This is saying that the ridden horses are sourced differently from the carriage horses. But they still aren't Oldenburgs.



  13. #13
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    Quote Originally Posted by stolensilver View Post
    Are Queenie's carriage horses really Oldenburg? All the Blues and Royals horses are Irish. The B and R are the ridden escort. I'd have thought her carriage horses would be Irish too?

    Here we go: (Don't you just love Google?)

    Quote: "For most of the year the stables are home to the working horses that play an important role in The Queen's official and ceremonial duties. They are mainly Cleveland Bays, the only British breed of carriage horse, and the Windsor greys, which by tradition always draw the carriage in which The Queen is travelling. As they may be on duty, undergoing training or having a well-deserved rest away from London, the horses are not always on view."

    This is saying that the ridden horses are sourced differently from the carriage horses. But they still aren't Oldenburgs.
    I have a book that states that the Oldenburg was used as a carriage horse and were the Royal Carriage horses at least at one time.
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  14. #14
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    Just because something has been printed, doesn't always mean it's accurate.

    There are alot of interchangeables in the wb's, but I think some are a bit stricter about what they use. The Holsteiner registry seems to be clinging to just using "Holsteiner" lines - which will eventually have to be outcrossed. Oldenburg and Hanoverian seem to use alot of the same lines. The Dutch have used alot of Holsteiners and now seem to be using a few other German lines. The Swedish seems to be their own lines and stay a bit isolated, although I don't know their rules, so I guess they can be interchanged. The Danish have used alot of Trakehner as well as other German bloodlines. Each registry seems to have a direction they want to pursue and they use that to decide at each year's inspection what horses will best help them achieve those goals. They all still use Thoroughbreds pretty liberally, including Trakehners.
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  15. #15
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    I can pick out a Selle Francais horse, just by the type of movement, and they are normally longer backed and maybe not as pretty as the other WBs. I find Dutch horses are the 'typiest' and prettiest w/the nicest heads excluding the Trakheners w/the Hannos closely behind. I want to say Hanno's are slightly heavier than the dutch horses and 'rounder'. Holsteiner's are the heaviest, and the older style ones are also on the long backed side.



  16. #16
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    Quote Originally Posted by Jellybean83 View Post
    I can pick out a Selle Francais horse, just by the type of movement, and they are normally longer backed and maybe not as pretty as the other WBs. I find Dutch horses are the 'typiest' and prettiest w/the nicest heads excluding the Trakheners w/the Hannos closely behind. I want to say Hanno's are slightly heavier than the dutch horses and 'rounder'. Holsteiner's are the heaviest, and the older style ones are also on the long backed side.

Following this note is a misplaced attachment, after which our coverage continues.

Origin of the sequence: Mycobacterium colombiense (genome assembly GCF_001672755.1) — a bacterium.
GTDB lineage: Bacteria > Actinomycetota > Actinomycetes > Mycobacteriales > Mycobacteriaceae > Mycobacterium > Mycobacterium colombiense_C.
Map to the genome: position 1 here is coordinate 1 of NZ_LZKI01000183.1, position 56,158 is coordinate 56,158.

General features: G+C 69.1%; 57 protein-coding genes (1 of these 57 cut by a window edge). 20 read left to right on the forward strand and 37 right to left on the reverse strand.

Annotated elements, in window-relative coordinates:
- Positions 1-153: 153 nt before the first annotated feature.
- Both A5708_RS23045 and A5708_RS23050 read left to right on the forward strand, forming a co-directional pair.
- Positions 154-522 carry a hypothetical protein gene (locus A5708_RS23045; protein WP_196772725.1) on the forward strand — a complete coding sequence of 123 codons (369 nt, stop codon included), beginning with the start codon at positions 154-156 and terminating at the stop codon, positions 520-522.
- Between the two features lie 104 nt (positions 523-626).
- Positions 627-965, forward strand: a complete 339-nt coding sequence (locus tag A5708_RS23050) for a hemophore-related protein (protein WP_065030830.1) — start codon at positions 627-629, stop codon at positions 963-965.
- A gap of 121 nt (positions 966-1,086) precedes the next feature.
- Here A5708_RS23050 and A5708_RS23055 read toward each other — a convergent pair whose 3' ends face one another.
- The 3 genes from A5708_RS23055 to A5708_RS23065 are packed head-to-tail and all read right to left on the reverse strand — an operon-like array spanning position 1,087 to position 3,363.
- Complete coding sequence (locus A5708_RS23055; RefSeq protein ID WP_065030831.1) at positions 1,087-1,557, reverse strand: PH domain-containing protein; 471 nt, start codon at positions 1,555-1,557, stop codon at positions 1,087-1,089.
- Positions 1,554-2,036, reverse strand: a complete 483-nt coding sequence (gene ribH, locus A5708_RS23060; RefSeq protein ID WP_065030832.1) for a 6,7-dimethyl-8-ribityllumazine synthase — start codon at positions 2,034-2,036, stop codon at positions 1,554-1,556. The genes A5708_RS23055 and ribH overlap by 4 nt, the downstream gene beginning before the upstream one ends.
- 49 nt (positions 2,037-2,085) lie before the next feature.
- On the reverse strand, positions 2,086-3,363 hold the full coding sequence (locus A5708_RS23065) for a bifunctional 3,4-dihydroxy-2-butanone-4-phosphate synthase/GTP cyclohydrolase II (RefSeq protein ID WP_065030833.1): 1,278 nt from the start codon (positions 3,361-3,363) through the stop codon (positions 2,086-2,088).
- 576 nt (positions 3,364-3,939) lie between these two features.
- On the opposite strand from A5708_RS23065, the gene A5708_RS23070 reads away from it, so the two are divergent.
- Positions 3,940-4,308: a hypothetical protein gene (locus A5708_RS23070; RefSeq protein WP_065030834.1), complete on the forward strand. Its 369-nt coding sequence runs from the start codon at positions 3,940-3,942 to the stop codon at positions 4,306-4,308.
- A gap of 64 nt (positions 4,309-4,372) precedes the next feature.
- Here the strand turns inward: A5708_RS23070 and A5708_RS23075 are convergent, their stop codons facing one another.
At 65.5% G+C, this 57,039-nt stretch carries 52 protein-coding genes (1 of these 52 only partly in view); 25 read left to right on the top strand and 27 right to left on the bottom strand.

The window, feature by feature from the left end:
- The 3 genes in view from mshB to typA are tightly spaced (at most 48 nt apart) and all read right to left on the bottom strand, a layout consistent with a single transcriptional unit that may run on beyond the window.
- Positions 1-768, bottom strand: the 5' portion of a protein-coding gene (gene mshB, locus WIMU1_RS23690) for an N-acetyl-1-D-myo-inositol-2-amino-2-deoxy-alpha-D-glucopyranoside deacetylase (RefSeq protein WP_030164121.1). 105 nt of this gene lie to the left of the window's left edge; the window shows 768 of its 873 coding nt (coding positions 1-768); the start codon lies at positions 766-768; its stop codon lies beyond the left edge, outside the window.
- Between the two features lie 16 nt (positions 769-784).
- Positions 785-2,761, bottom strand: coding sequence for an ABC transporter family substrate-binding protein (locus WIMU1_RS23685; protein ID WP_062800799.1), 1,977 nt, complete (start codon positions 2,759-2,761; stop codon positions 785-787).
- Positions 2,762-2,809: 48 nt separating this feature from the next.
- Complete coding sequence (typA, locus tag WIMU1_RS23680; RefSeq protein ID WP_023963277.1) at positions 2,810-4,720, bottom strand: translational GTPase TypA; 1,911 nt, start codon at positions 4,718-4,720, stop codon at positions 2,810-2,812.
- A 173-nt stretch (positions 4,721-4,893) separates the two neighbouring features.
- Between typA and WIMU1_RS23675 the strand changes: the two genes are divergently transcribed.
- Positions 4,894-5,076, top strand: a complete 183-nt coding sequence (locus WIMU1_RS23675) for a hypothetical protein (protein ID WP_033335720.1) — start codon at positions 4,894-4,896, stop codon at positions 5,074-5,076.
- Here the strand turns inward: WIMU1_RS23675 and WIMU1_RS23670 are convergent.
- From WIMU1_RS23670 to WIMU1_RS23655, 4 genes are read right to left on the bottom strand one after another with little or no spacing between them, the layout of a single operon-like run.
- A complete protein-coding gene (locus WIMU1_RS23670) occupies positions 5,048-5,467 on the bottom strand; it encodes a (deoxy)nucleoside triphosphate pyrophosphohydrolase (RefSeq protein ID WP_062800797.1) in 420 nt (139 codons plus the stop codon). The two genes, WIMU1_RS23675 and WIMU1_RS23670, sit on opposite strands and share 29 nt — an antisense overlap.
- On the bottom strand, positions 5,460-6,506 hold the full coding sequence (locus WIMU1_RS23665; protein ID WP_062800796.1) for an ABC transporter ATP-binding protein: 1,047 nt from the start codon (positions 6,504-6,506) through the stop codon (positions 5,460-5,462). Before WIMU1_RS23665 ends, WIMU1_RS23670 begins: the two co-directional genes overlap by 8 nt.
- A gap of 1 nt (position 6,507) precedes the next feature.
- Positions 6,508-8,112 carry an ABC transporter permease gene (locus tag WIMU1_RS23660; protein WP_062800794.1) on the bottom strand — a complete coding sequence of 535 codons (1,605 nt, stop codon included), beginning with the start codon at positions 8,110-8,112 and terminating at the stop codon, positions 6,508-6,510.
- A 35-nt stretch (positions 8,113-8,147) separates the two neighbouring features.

I disagree, I have a SF that is very pretty, he's also much larger than most. He's a bright bay very handsome. Alme was a handsome horse as well.

    They aren't hunters though if you are talking about "pretty hunters". I know plenty of jumpers that are pretty that aren't hunters.
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  17. #17
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    I also disagree about the Holsteiners, now they aren't the heaviest, historically they were heavier but that has changed dramatically.
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  18. #18
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    Quote Originally Posted by TKR View Post
    Just because something has been printed, doesn't always mean it's accurate.
    I agree but this happens to be in a source I do trust. It's in my Encyclopedia of the Horse, and is not just some little publication I would brush off as inaccurate.
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  19. #19
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    It does make some sense the the Queen would use Oldenburgs, after all her husband's royal family is the House of Oldenburg (Mountbatten is the anglesized version of Battenberg). Here is an article that speaks of the Queen's grey Oldenburg team http://www.britishdrivingsociety.co....ohn_miller.htm Hopefully Thomas1 will see this thread, he will know for sure what the breeding is of the Windsor Greys.



  20. #20
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    Now, to me, and this is STRICTLY MY OPINION, Holsteiners are very round looking to me. In general, they seem to have the crestier necks, the rounder rumps and some even look like giant sport ponies to me, which, IMO, is not a bad thing. They are athletic and surprisingly, to me, cat-like. When I think of Holsteiners, I do not think of a leggy horse, I think of a more substantial horse. That is not to say that there are not leggy Holsteiners out there, especially the modern types. Trakehners look very typey to me with a lovely head, nice length of neck and a very nice, slightly refined body type, not as round as a Holsteiner. Many Hannos look like Trakehners on steroids to me but that is being very general and I have seem some VERY substantial Hannos as well. IME, one of the most substantial breeds I have has experience with are the Dutch. The ones I have experienced have had a more "noble" head, some are not attractive, some are attractive but large, but it seems that their heads match well with their body types. They also tend to have HUGE feet, which is not a bad thing. I must reiterate though, this is MY experience.